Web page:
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7 Trees You Will Find in the Florida Swamp

There are a lot of swamplands in Florida. These spots are home to the famous American alligator and Florida panther. But also numerous species of native Florida trees such as cypresses, mangroves, palms, and many others. 

If you are a tree lover or anyone who plans to explore trees in the Florida swamp, this article will provide some valuable tips for identifying some of its most famous trees. 

The cypress dome is the most common habitat among the swamp types in Florida. Such is dominated by bald cypress and pond cypress. These trees straddle all the USDA hardiness zones in Florida, growing everywhere except the Florida Keys. 

7 Trees to Admire in the Florida Swamp

1. Bald Cypress (Taxodium distichum)

Bald Cypress
Image by Ryan Somma via Flickr

Bald cypress is one of the most common tree types in the Florida swamp. It is a deciduous, slow-growing, and long-lived native conifer. When you spot a bald cypress, you will notice that it is an imposing tree. 

At first sight, it is challenging to pinpoint bald cypress from its close relative, pond cypress. But you can do this by examining the needles. Bald cypress needles spread flat while pond cypress needles sweep upwards from the stem.

You can find bald cypress growing in the swamps in most regions of Florida. But you will also find them in landscapes because of their majestic beauty and robustness. 

Other Common Names: Swamp cypress

USDA Growing Zones: 4 – 11

Average Size at Maturity: 50 – 70 feet tall with a spread of 20 – 30 feet

2. Pond Cypress (Taxodium ascendens)

Pond Cypress
Image by Bob Peterson via Flickr

Pond cypress is another deciduous conifer that is common in the Florida swamp. A major difference between pond and bald cypress is its mature size. Pond cypress does not get as big as bald cypress. Also, the leaves are slender and shorter. In addition, the bark has a paler gray color.

The slow growing tree pond cypress reaches only 35 feet after 20 years but can get up to 70 feet at maturity. Like bald cypress it also has knobby conical “knees” called pond knees that come up that grow right above the water.

Pond cypress is endemic throughout Florida, except for the Florida Keys. The tree prefers wet, poorly drained, and acidic soils. For this reason, it is less popular for landscape use than the bald cypress.

USDA Growing Zones: 5 – 11

Average Size at Maturity: 50 – 60 feet tall with a spread of 10 – 15 feet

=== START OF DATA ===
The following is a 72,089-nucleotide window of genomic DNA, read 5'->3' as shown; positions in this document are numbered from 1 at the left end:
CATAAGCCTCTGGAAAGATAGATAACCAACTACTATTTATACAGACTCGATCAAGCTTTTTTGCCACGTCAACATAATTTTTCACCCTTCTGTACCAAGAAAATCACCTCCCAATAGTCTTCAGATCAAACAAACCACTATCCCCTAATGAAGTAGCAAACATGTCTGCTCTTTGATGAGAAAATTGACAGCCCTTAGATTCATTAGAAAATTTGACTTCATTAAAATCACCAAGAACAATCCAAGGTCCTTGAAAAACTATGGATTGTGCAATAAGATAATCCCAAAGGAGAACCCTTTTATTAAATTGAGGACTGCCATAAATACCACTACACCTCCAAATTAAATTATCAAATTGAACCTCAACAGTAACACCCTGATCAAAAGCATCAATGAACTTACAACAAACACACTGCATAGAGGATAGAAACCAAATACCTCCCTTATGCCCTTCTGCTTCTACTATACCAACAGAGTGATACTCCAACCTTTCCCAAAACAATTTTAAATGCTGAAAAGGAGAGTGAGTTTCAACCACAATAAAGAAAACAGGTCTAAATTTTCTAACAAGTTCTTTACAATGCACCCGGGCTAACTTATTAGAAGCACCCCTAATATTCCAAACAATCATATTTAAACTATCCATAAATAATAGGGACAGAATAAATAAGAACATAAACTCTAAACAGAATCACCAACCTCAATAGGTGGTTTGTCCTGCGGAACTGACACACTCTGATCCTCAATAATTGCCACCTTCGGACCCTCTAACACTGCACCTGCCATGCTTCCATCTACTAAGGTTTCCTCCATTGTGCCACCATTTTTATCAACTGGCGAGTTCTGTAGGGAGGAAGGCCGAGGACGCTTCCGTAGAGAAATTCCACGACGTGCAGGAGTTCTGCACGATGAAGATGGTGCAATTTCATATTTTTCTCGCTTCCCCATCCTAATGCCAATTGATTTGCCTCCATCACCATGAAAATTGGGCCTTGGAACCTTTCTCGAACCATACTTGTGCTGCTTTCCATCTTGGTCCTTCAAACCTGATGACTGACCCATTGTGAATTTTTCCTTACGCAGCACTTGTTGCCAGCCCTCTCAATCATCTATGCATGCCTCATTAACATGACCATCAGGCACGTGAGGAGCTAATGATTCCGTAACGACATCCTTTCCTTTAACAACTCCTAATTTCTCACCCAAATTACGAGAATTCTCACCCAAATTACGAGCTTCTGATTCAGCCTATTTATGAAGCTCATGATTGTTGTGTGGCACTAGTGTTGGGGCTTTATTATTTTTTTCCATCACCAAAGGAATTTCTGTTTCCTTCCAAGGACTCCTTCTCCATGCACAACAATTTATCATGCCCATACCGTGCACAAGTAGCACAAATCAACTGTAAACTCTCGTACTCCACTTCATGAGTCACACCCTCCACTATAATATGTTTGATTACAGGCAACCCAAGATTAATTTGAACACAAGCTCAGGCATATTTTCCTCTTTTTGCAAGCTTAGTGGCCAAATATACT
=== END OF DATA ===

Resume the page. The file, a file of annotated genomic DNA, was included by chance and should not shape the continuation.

3. Swamp Tupelo (Nyssa biflora)

Swamp Tupelo
Image by Florida Fish and Wildlife via Flickr

Swamp tupelo is a long-lived deciduous tree that thrives in the Florida swamps. You can identify it by its long, straight trunk and narrow open crown.

Also, the leaves are large and shiny. In fall, the glossy leaves turn to gold or yellow color. In April or May, the tree produces greenish-white flowers. Male and female flowers grow on separate trees. After flowering, drupes appear that go from green to dark blue. They ripen in early November.

You will find swamp tupelo mainly in the swamps of the Florida panhandle and North Florida. They are present to a lesser extent in Central Florida.

Other Common Names: Swamp black gum

USDA Growing Zones: 6b – 9a

Average Size at Maturity: 60 feet tall with a spread of 25 feet

Flowering Season: Spring

4. Pop Ash (Fraxinus caroliniana)

Pop Ash
Image by NC Wetlands via Flickr

Pop ash is a member of the olive family, Oleaceae. Not only will you find this deciduous tree in the Florida swamps but also in the state’s flatwoods, bottomlands, and riverbanks. 

Its leaves are compound and glossy with a paler and slightly hairy underside. The light gray park is thin and scaly when young but becomes rough and deeply furrowed with age. Pop ash features tiny flowers that come out before the leaves – the male ones are yellow, and the female one’s green.  

Pop ash trees are a typical host for Eastern tiger swallowtail butterflies (Papilio polyxenes). In addition to various rodents and birds that consume the seed. 

Pop ash grows in most of the Florida swamps except those in Palm Beach, Broward, and Miami-Dade Counties. The tree is currently threatened by the emerald ash borer (Agrilus planipennis). This invasive species of wood-boring beetle is from Asia.

Other Common Names: Caroline ash; Florida ash; Poppy ash; Swamp ash; Water ash